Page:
Airports are strange places. The last thing you want to do is spend 45 minutes waiting at the airport and sitting by other people’s crying children, just because they happen to be stationed near the only open outlet in the entire tri-state area. The bathrooms smell, there never seems to be enough space to get comfortable, and a simple walk from one terminal to the other can produce as much temperature variation as jumping from a hot tub into a pile of snow (I’m looking at you, ATL). But, for all there is to complain about, there’s still a certain charm to airports.
Be sure to read up on airport tips and tricks and learn some reasons why airports are more lovable than you think, and then maybe next time you’re stuck at gate E27 for three hours too long, you’ll find some fun things to do in an airport rather dreading the wait and cursing the airline.
1. You Can Feel the Anticipation in the Air.
People in airports are going somewhere. They have a place they need to be that is different from the place where they were before. This inevitably means they are moving quickly and sometimes not paying attention to the actual situation of being in an airport, which is understandable! The excitement of whatever will begin when they reach their final destination, whether it’s a study abroad adventure or heading home for the holidays, it can be too much to keep them focused on petty tasks, like deciding what they want from Starbucks or walking in a relatively straight line while wheeling a roller-board behind them (or worse, next to them). They have been planning this for a long time and probably have been talking about it for the past 57 days with anyone in their life that would listen. Maybe they spent the last two weeks packing for their multi-destination European adventure and they’re so antsy now they could burst.
Anticipate away, fellow travelers! Your trip is here! Today’s the day you’ll arrive at that place you’ve been dreaming of! But first, you have to deal with waiting at the airport.
2. It’s The Perfect Way to Learn About the Local Culture.
Airports can be excellent places to get to know the local culture—or a cheesy alternate-universe version of the local culture at the very least. This is especially true of layovers that force you into waiting at the airport, rather than going to visit the actual city.
If you are not sure what to do at the airport during your layover, but want to get a taste of local culture, pop into the gift shop to see what kinds of things the place is known for. Utah makes great green chile and SCL has a section where you can smoke indoors—who knew? (You wouldn’t have, if you hadn’t had a layover there!). Beyond offering overpriced souvenirs, airports can also give you insights into the people who live in that city or country.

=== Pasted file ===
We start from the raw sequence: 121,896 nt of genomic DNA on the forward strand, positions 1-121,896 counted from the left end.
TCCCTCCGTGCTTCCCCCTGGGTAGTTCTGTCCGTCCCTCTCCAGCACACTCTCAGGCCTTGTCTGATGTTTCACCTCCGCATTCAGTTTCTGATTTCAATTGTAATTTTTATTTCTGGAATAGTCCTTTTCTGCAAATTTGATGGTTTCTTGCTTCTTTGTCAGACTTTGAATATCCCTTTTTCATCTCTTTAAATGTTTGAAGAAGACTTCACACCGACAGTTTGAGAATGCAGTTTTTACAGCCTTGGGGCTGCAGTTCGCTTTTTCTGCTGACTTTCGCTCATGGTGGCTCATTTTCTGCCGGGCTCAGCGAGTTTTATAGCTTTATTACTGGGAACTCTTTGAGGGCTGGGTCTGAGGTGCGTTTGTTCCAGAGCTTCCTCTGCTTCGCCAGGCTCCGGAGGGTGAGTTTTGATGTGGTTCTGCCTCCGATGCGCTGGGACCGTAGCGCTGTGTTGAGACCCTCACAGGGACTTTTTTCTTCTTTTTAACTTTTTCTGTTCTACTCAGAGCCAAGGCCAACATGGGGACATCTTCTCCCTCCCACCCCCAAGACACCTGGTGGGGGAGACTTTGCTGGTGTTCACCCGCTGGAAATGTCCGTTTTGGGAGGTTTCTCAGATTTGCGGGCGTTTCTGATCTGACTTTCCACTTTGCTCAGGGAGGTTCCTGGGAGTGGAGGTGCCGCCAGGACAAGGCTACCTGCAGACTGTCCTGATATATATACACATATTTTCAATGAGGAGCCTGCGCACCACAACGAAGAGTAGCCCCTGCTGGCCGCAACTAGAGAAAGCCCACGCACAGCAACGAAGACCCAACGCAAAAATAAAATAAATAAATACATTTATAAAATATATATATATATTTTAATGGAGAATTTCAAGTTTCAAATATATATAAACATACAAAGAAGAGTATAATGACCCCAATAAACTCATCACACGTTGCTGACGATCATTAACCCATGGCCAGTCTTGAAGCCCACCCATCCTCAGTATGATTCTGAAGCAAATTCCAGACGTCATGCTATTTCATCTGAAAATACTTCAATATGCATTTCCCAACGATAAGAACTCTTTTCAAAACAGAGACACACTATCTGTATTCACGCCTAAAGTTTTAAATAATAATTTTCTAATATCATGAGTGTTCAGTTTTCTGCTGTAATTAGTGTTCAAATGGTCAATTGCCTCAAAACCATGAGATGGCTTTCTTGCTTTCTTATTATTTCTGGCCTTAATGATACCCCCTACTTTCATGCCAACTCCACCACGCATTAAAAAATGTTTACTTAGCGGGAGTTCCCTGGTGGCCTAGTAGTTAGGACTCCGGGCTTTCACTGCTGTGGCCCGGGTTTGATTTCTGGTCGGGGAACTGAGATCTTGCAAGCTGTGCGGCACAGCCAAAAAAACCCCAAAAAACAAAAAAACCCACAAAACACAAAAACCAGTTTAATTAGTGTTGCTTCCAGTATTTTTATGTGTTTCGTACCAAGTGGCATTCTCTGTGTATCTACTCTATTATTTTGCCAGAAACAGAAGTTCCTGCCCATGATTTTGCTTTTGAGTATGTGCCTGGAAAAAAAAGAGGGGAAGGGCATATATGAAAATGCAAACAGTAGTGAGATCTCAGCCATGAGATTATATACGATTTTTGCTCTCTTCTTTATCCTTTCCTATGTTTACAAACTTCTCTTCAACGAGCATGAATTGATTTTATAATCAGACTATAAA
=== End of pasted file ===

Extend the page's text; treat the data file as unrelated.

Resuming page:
Within the span of five minutes while going through security, the TSA agents in the Minneapolis airport joke about boarding passes, comment on how full the bins get during winter, and tell people to exit the scanning booth by proclaiming they are the next contestant and should, “Come on down!” If that’s not a prime example of “Minnesota Nice,” what is? In the Atlanta airport, you can’t get a sandwich or coffee without being called “honey” at least three times per purchase by women that you want to adopt as grandmas and aunts. If you pay attention to the people in airports, their accents, vocabulary, and mannerisms, you could almost think of airports as mini trips within a trip.
3. You’ll Never Meet Nicer Bartenders.
These people are gems. They love explaining the alcohol choices at their establishment, will tell you anything about the city you just visited, or are not visiting at all, and can give you advice on any other airport tips, such as what you should see if you have an absurdly long layover. They will also go out of their way to help you once you are friendly to them.
Exemplary anecdote: A traveler was leaving on a flight from Seattle to Japan and realized he forgot to mail some thank you notes, which he had brought to drop in the airport mailbox. When he asked the bartender where the airport mailbox was, he learned that the Seattle airport no longer had an outgoing USPS mailbox. The traveler was beyond bummed because he would not be back in the U.S. for another month! But, without being asked, the bartender offered to take the stamped envelopes and drop them in a mailbox in the city on his way home from work! He actually did it, and one week later the traveler’s aunts and grandparents confirmed the arrival of their thank you notes (and the traveler was the stellar nephew and grandson he claimed to be).
Come on, people! Let’s all act a little more like airport bartenders.
4. Some Airport Shops are Downright Hilarious.